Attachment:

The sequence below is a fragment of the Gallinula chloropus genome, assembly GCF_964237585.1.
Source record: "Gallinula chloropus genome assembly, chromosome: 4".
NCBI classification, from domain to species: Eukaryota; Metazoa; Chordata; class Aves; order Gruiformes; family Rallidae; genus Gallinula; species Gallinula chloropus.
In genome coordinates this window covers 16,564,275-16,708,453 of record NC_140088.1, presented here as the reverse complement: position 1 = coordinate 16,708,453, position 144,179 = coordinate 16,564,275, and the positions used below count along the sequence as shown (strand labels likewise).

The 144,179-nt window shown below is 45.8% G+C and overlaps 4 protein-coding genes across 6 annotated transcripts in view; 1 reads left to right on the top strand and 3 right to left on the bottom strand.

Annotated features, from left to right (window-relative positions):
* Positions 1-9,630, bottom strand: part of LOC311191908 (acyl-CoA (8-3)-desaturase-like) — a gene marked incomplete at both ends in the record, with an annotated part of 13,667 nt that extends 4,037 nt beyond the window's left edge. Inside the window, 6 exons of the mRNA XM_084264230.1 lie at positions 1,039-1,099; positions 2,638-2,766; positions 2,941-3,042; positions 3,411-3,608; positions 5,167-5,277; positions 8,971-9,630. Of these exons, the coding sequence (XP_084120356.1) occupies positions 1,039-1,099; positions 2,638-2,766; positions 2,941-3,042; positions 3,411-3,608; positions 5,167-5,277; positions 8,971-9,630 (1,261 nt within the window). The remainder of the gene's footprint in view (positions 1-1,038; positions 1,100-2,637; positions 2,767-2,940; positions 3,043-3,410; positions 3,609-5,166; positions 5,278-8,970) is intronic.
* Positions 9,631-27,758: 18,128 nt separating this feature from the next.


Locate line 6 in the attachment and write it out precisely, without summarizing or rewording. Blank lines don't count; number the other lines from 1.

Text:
Annotated features, from left to right (window-relative positions):